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Bland's Reports, Chancery Court 1809-1832
Volume 201, Volume 3, Page 67   View pdf image (33K)
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across the towing path of the Canal, but deny that the use of it
has ever been at all obstructed even while they were making those
cuts; and state, that they have erected locks and built good
bridges over them, which are safely and readily passable for men
and horses, though not for carriages, which could not before pass
along that portion of the towing path, across which the cuts have
been made; they state that those cuts by giving access from the
Canal into a large pond, to vessels and rafts, afforded them addi-
tional facilities and security in navigating the Canal; and thus
materially improved the utility of that highway; and therefore they
aver, that they were well justified in doing what they have done.
29th November, 1830.—BLAND, Chancellor.—The matter of the
attachment for a breach of the injunction standing ready for hear-
ing, and the solicitors of the parties having been fully heard, the
proceedings were read and considered.
The only question is, whether the defendants have, by these
their admitted acts, deprived the plaintiff, in any degree, of that
usufruct which it was the purpose of the injunction to preserve to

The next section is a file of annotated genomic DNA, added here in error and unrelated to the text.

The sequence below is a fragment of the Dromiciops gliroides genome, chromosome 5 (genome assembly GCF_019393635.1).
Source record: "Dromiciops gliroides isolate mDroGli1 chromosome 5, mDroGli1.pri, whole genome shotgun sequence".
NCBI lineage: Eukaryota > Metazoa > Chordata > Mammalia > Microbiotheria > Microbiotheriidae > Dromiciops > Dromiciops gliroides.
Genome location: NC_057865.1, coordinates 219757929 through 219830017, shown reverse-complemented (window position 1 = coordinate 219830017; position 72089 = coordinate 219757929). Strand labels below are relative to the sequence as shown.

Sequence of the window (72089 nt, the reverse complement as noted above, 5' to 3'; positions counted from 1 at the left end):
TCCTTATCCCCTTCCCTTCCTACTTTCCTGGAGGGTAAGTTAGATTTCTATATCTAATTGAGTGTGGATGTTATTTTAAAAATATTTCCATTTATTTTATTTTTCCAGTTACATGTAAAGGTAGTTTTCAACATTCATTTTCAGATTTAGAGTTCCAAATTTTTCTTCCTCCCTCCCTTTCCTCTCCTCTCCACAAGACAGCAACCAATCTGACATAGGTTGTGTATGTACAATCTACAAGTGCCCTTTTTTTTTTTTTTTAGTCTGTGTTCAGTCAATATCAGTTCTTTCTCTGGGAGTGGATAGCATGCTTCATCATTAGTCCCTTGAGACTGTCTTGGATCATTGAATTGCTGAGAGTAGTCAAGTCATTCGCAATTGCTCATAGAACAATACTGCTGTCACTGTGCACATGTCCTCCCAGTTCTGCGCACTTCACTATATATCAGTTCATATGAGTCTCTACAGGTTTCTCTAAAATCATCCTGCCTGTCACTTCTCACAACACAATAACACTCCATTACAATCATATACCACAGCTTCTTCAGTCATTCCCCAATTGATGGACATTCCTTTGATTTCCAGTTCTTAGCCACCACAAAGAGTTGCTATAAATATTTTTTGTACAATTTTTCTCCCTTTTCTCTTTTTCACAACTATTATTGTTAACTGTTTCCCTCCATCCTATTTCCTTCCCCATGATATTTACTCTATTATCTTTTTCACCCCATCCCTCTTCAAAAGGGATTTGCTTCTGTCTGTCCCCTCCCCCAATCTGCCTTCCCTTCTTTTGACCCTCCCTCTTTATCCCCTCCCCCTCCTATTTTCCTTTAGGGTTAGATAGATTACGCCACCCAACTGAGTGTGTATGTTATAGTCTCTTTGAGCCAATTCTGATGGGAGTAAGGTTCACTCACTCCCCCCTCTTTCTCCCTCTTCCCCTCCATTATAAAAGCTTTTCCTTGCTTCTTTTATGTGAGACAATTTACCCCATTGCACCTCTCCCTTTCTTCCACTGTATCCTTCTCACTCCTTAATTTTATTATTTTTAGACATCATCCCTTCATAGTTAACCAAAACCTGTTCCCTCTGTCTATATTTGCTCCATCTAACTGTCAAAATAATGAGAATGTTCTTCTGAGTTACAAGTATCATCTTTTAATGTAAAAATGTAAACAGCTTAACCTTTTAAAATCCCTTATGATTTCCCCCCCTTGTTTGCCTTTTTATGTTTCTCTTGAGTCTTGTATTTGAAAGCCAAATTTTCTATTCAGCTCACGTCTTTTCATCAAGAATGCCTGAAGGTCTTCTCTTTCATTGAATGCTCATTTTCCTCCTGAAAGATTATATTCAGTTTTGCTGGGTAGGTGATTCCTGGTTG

him. A right of way, whether public or private, is essentially dif-
ferent from a fee simple right to the land itself over which the way
passes. A right of way is nothing more than a special and limited
right of use; and every other right or benefit derivable from the
land, not essentially injurious to, or incompatible with the peculiar
use called the right of way, belongs as absolutely and entirely to
the holder of the fee simple as if no such right of way existed.
He is, in fact, for every purpose considered as the absolute owner
of the land, subject only to an easement or servitude; he may re-
cover the land so charged by ejectment; he may bring an action
of trespass against any one who does any injury to it, not properly
incident to an exercise of the right of way; he has a right to the
trees growing upon it; to all minerals under its surface; he may
carry water in pipes under it; and the freehold with all its profits,
not inconsistent with the right of way, belong to him. (h)
Here the plaintiff himself has shewn, that these defendants are
the owners of the freehold and its profits subject to the servitude
of this Canal or highway; and also, that they are entitled to the
profits of that Canal or highway so passing through their land;
and over which land, as he avers, they have granted a right of
way to him. But the right of way as claimed by the plaintiff is
(h) Com, Dig. tit Chimin, (A. 1.)

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Bland's Reports, Chancery Court 1809-1832
Volume 201, Volume 3, Page 67   View pdf image (33K)
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